A few months ago I noticed in the press that a bike retailer had gone bust. It wasn’t a big news piece and it seemed to be just another retailer who had followed the long list of others who had gone to the wall in recent times. The owner of the business said they had struggled to compete with internet retailers, was stuck with high store rents and customer demand had slowed. This seems to be a common problem for retailers at the moment.
Maybe I’m a cynic but I can’t help but wonder if part of the problem was that they’re just stuck in the past, unsure of how to react to a rapidly changing market-place and then failed because they couldn’t see or ignored what they needed to do and just kept repeating what they’d always done. The reason I say this is that failure never happens overnight. It’s a slow process that happens bit by bit. One poor decision layered on top of many others. The warning signs are there long before the fat lady sings. There’s plenty of time to change but usually the decisions are tough and painful and they’re not taken. Surgery is needed but only Band-Aids are applied. Failure is a natural consequence.
The starting point I think is to continually ask this one important question – “what’s my job?” If you don’t answer with “to satisfy my customers” then it’s time for a re-think. Customers are smart and they’ll know when you are really trying to satisfy them or are just going through the motions. If you continue to sell them last year’s version then they’ll eventually get restless and move on. They can smell a compelling offer a mile away and they’ll compare yours with the myriad of others coming their way from competitors and channels that didn’t exist 10 years ago.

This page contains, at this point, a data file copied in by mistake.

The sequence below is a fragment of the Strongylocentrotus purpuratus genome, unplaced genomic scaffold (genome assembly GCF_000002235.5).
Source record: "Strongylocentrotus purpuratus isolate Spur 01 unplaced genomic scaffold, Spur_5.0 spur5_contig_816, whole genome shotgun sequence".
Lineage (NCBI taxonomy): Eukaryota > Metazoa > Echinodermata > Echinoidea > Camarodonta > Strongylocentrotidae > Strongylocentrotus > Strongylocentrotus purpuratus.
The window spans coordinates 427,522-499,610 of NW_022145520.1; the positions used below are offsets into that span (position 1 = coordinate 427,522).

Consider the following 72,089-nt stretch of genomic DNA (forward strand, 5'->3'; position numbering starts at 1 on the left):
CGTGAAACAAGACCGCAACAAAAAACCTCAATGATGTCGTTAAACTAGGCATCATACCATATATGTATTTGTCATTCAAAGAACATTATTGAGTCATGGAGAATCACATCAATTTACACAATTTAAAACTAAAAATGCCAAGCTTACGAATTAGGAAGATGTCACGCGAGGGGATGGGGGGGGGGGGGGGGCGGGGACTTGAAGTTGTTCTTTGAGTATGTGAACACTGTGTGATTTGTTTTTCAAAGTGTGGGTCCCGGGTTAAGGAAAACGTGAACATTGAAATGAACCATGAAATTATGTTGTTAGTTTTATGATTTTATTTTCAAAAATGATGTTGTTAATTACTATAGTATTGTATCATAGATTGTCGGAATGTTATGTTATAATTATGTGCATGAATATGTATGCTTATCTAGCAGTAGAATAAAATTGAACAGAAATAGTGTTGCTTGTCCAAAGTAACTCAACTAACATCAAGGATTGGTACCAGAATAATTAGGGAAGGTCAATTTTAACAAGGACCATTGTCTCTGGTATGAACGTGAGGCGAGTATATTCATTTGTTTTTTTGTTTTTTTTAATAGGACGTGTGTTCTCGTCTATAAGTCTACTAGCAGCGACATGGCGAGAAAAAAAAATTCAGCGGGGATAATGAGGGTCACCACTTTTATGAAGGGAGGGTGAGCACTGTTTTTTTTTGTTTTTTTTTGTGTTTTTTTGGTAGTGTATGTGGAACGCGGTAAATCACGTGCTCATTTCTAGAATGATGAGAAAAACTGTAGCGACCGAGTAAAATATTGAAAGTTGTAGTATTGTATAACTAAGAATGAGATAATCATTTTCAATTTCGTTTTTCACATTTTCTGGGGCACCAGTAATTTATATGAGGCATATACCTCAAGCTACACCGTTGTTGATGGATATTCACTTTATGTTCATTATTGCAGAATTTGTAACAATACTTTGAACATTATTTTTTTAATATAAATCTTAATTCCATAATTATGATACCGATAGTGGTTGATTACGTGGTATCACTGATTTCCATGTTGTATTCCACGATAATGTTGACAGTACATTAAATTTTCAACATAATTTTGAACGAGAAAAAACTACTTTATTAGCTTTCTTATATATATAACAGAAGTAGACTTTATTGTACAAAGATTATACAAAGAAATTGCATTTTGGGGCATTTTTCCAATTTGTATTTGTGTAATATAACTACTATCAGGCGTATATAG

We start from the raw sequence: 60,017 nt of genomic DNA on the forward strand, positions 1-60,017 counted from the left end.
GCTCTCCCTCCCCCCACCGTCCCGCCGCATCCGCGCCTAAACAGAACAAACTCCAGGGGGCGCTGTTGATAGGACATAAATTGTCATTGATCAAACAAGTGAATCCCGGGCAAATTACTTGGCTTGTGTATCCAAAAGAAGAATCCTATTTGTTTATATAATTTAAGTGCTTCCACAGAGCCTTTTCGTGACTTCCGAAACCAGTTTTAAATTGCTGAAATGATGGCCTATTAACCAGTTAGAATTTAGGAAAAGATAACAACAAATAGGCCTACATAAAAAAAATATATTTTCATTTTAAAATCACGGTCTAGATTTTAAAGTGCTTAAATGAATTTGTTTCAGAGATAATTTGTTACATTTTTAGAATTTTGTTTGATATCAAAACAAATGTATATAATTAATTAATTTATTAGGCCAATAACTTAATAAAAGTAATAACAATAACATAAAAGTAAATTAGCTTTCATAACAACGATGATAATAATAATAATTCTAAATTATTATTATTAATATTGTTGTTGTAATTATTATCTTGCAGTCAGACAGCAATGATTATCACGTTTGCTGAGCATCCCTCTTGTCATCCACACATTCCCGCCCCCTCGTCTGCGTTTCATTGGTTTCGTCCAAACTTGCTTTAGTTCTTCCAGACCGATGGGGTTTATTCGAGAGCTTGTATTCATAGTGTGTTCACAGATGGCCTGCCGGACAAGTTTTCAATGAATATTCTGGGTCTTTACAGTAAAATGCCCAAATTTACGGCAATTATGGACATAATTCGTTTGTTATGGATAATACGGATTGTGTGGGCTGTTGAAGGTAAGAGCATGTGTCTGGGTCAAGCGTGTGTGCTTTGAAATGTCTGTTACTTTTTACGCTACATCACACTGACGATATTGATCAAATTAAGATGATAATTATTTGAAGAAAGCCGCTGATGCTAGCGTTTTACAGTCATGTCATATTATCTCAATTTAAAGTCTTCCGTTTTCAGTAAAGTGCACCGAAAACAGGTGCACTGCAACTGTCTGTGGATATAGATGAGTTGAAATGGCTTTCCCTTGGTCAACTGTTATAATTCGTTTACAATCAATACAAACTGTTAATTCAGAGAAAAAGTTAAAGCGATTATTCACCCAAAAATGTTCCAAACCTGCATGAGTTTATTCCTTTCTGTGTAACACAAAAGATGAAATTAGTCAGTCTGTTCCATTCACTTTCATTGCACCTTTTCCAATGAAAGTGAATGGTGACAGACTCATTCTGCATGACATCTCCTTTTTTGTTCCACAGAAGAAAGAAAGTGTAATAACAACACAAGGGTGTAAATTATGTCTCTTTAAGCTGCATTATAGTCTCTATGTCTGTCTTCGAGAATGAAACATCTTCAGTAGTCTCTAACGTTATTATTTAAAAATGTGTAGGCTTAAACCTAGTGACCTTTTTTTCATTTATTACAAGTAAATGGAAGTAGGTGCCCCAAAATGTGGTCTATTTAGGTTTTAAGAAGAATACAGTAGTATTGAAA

The businesses that succeed will rise above the others because they are fixated on giving their customers something special and valuable. Something that gets better every month and every year and that they can’t do without. Everyone else will be scrabbling around in the dirt trying to meet payroll every month.
But what else do you need to do to surge ahead in tough times? Here are some tried and true principles that might help:
- Do it by nightfall. Stop stuffing around. Work faster. Do it now.
- Over-communicate. Communicate everything important DAILY to everyone, not just the inner circle. Use the collective brains trust of the entire organisation to solve problems and create opportunities.
- Create teams. Individual accountability is good (and necessary) but small-team accountability brings peer pressure into the dynamics and that is healthy, productive and fun.
- Fanatical simplicity. Only do things that help to “satisfy my customers”. Nothing else.
- Supply chain. It’s the backbone of your company and should be a huge generator of profit. Got it.
- Costs matter. Every last cent. Only spend money on what makes you more money.
- Front Line. Get face to face with your customers and suppliers. Regularly. Consider it mandatory education.
- Measure Everything. If you don’t measure it you can’t control it.
- Change fast and often. The status quo is dangerous. Innovate even when you don’t need to.
- Bring your A-Game. To every meeting, phone call and other interaction. The “big” deal is coming. Be ready.
- Don’t Blame. Learn instead and move on quickly. You can’t change mistakes. Do better next time.
- Create a Hero culture. Publicly praise and reward the heroes in your business. They’ll love it and the others will want to be it.
- Steal Business. From your competitors. Pick off the ones that take their customers for granted.
The tough times will be around for a while but there’s still plenty of money to be made and markets to be conquered. You can’t sit it out and wait for things to improve. You’ll go bust or at least lose a chunk of market share to someone leaner and better than you. Don’t let it happen. Focus on what you can control and forget about what you can’t. Start with the question “what’s my job” and go hard. You’ll do fine…
Article by The Bull